Figure 1.

(A–C) Axial slices from a T2-weighted gradient echo MR image sequence show characteristic multiple hypointense lines on the surface of both cerebral hemispheres. (D) Axial slice from the same sequence showing a nodular lesion in the right anterior horn; the hypointense area corresponds to a haemorrhagic focus. (E) Axial slice from T1-weighted MR image showing an intraventricular lesion with an isointense appearance. (F) Axial slice from a T1-weighted MR image after intravenous administration of gadolinium, showing homogeneous enhancement of the intraventricular lesion.


The patient underwent positron emission tomography-computed tomography (PET-CT) with fludeoxyglucose (18F) due to suspicion of metastasis. The images show radiotracer uptake suggestive of malignancy in the intraventricular lesion described, as well as in multiple enlarged lymph nodes (lateral cervical, supraclavicular, left paratracheal, bilateral axillary, and precoccygeal), muscle insertions, and in subcutaneous tissue. An ultrasound-guided fine needle aspiration biopsy was performed on the enlarged left lateral cervical node. Cytological study of the material removed revealed neoplastic cells with Melan-A expression. A biopsy of the lymph node in the right temporal region confirmed the presence of lymph node metastatic melanoma. With the diagnosis of stage 4 melanoma, the patient began dacarbazine chemotherapy.

After 3 months the patient experienced sudden exacerbation of headaches associated with confusional symptoms and more marked gait instability. A new cerebral CT showed growth of the intraventricular lesion, with subarachnoid haemorrhage and hydrocephalus. In the following days the patient's neurological condition deteriorated and he died after an episode of pulmonary aspiration.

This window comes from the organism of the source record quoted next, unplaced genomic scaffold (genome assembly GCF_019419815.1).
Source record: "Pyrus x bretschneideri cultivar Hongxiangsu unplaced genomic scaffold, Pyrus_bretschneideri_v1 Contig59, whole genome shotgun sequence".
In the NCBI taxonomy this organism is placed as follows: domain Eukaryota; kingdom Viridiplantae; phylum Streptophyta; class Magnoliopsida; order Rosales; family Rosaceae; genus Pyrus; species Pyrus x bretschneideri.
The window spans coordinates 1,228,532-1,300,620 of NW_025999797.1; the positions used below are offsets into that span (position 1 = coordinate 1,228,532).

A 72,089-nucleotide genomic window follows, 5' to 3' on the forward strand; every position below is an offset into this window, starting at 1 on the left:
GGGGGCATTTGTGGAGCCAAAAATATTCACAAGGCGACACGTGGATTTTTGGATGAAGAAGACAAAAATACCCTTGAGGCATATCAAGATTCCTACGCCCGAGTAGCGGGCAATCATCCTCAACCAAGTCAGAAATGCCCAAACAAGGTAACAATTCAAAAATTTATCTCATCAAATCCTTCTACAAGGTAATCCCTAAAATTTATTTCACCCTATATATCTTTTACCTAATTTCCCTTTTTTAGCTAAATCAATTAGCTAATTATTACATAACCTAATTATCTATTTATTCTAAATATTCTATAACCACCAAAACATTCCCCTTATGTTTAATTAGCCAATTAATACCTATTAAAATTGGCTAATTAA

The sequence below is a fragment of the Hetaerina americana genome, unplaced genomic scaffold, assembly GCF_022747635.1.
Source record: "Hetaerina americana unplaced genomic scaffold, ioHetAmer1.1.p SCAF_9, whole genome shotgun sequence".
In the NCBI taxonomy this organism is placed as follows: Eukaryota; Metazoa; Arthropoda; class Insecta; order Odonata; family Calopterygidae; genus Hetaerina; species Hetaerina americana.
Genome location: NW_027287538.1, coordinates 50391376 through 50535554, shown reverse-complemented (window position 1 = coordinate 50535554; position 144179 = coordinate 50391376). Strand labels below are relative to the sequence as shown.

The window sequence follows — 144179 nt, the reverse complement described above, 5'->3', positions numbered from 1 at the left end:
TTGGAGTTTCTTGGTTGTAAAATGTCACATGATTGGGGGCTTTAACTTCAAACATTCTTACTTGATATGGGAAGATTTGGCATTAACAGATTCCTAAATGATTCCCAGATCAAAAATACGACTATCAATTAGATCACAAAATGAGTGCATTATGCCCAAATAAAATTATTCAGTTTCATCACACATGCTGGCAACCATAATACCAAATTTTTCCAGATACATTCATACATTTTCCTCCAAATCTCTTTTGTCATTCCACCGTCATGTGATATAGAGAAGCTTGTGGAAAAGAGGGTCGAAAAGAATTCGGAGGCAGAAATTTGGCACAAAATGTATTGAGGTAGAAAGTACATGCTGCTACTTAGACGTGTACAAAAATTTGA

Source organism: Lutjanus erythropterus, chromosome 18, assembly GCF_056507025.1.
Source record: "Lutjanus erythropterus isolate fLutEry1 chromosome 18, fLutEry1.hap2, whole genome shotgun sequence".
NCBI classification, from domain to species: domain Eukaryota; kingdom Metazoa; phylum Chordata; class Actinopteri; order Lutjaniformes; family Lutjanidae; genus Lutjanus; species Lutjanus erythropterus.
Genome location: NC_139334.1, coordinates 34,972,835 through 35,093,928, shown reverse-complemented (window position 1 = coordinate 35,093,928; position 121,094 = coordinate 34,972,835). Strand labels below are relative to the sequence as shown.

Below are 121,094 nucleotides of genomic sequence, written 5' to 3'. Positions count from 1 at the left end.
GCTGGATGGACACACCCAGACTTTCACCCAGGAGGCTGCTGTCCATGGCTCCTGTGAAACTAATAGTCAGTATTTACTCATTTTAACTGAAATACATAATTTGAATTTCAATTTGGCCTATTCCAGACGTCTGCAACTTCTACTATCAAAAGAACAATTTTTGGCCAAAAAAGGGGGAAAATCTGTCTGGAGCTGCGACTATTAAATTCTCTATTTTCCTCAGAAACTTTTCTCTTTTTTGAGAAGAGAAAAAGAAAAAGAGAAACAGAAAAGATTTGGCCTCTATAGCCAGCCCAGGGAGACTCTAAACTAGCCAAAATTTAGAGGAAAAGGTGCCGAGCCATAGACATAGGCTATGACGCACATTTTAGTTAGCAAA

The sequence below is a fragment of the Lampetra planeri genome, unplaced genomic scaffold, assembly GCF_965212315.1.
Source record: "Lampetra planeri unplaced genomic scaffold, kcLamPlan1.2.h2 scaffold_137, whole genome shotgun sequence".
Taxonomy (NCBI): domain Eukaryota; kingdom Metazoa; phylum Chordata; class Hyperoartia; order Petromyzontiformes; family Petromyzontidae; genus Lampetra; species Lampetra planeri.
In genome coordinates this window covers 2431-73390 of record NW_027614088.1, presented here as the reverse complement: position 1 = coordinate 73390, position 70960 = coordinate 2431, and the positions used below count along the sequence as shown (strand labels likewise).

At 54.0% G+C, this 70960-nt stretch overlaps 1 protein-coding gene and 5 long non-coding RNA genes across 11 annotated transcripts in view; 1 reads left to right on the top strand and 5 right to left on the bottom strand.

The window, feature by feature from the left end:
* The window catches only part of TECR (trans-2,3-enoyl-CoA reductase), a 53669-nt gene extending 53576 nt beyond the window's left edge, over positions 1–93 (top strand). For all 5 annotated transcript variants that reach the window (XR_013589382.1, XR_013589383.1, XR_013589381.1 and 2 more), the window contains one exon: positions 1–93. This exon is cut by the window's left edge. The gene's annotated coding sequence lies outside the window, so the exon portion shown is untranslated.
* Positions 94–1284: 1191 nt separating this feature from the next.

We present a case of superficial siderosis caused by cerebral metastatic melanoma, a tumour type particularly likely to cause bleeding during metastasis.4 Although some articles link superficial siderosis to melanocytomas of the central nervous system,5,6 we have not found any descriptions of superficial siderosis secondary to metastatic melanoma. Superficial siderosis is an infrequent finding in normal clinical practice, but it is important to include it in the differential diagnosis of symptoms of cerebellar ataxia and progressive hypoacusis. MR imaging is the diagnostic test of choice; if superficial siderosis is confirmed, we must then search for a source of bleeding.7,8 It is especially important to consider metastatic origin in patients with a history of cancer.

Conflicts of interest

The authors have no conflicts of interest to declare.

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Please cite this article as: Nogales Romo MT, Cuadrado ML, Matamoros P, Porta-Etessam J. Meningosiderosis como forma de presentación de un melanoma en estadio IV. Neurología. 2016;31:132–134.

Copyright © 2014. Sociedad Española de Neurología